Suffolk bill would end automatic electeds' raises, starting 2016

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Suffolk Legis. William Lindsay III has filed his bill to roll back the automatic pay raises for top elected officials, but his proposed local law would not stop raises next year.

The measure, put before lawmakers last week, would continue raises in 2015 — the year when legislative salaries will likely top $100,000 a year — but end them in 2016 when the current term of legislators runs out. For district attorney, sheriff and treasurer, the automatic pay hikes could not end until after 2017.

Under the current law, county elected officials automatically get annual raises of 4 percent or the regional consumer price index increase, whichever is less. However, some lawmakers and County Executive Steve Bellone have voluntarily taken less than the maximum salary allowed by law. Legislative Counsel George Nolan said drafting the legislation was “tricky” because state law does not allow diminishing salaries for elected officials during their terms.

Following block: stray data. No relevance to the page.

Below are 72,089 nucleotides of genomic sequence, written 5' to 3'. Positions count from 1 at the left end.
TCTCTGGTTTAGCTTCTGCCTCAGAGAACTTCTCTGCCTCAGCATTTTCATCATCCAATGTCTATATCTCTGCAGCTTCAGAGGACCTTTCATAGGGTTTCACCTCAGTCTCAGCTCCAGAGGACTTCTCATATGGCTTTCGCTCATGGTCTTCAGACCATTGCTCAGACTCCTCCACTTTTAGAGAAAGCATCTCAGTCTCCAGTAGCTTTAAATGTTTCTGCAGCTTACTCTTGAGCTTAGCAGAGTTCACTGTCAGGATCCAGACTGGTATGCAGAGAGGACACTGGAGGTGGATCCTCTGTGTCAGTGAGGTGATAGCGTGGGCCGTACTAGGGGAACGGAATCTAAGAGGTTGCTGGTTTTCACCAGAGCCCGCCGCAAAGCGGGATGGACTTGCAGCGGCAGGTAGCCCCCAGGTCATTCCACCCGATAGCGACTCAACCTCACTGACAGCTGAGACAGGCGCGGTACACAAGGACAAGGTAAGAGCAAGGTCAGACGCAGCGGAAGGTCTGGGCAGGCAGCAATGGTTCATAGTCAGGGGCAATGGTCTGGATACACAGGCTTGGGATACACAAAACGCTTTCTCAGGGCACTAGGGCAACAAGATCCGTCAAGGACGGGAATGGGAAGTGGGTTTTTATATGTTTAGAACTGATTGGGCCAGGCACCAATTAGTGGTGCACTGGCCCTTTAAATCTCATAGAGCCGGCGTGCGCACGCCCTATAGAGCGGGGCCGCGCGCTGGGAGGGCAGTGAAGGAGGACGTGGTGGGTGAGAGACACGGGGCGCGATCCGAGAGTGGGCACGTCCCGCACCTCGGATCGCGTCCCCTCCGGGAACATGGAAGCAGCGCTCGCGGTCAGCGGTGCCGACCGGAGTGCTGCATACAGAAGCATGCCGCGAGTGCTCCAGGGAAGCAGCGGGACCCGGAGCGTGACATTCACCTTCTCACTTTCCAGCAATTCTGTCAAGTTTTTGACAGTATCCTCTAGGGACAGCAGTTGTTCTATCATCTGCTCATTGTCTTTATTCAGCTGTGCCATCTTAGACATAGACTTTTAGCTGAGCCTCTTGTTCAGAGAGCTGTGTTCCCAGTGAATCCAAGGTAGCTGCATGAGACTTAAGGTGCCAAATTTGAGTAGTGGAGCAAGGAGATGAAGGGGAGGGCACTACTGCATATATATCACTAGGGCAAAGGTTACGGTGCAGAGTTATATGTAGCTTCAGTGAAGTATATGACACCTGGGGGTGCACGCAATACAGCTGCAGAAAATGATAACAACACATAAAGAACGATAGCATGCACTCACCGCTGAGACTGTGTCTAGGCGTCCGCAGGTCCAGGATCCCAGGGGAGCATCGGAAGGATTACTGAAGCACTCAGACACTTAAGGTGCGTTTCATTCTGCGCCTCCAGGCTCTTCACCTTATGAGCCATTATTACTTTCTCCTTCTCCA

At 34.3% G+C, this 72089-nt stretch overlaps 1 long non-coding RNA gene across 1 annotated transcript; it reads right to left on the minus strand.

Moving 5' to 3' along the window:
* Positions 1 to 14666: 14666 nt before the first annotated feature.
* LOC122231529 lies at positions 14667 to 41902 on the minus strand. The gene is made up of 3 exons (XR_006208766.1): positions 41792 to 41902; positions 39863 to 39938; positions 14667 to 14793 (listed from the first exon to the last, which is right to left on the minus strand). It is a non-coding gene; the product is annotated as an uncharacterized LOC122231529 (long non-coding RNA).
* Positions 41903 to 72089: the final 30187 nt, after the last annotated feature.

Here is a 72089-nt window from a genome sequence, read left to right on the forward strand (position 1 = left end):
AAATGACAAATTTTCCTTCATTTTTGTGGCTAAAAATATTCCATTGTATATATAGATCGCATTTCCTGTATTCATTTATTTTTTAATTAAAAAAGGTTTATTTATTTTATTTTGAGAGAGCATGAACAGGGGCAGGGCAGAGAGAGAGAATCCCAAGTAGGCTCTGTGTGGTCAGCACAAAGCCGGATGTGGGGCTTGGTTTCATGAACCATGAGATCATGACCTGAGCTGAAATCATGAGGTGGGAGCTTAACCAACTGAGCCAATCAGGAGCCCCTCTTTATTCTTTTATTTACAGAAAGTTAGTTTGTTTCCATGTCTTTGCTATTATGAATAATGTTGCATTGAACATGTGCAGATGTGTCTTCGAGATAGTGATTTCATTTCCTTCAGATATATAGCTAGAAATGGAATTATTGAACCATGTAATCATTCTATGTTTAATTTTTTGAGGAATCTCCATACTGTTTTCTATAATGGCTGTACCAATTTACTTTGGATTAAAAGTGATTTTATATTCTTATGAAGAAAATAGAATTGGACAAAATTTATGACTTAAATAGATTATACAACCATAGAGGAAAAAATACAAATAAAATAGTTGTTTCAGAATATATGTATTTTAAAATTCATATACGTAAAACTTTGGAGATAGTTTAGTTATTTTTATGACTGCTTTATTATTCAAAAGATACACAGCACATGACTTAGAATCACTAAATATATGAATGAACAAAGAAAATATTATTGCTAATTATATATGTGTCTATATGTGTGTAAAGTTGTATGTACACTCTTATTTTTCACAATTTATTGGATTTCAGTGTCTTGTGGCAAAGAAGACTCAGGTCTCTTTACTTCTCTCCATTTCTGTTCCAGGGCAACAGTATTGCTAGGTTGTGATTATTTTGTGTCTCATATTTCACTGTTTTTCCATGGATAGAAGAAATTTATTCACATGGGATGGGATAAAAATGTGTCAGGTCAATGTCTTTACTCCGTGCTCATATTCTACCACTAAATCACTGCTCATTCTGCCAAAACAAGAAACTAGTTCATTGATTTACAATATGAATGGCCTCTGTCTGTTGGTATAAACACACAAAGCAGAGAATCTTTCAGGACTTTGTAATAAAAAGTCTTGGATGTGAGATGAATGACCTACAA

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While Lindsay's bill would not diminish salaries, Nolan said a 1991 state attorney general opinion involving White Plains also found that any law that in mid-term “eliminates one or more scheduled salary increases would effectively constitute a reduction of salary.” However, Nolan said such a change could be made if the local law were subject to a mandatory referendum.

Lindsay said he would have preferred that the law take effect immediately but he felt the transition was “neater and cleaner” than going the referendum route.

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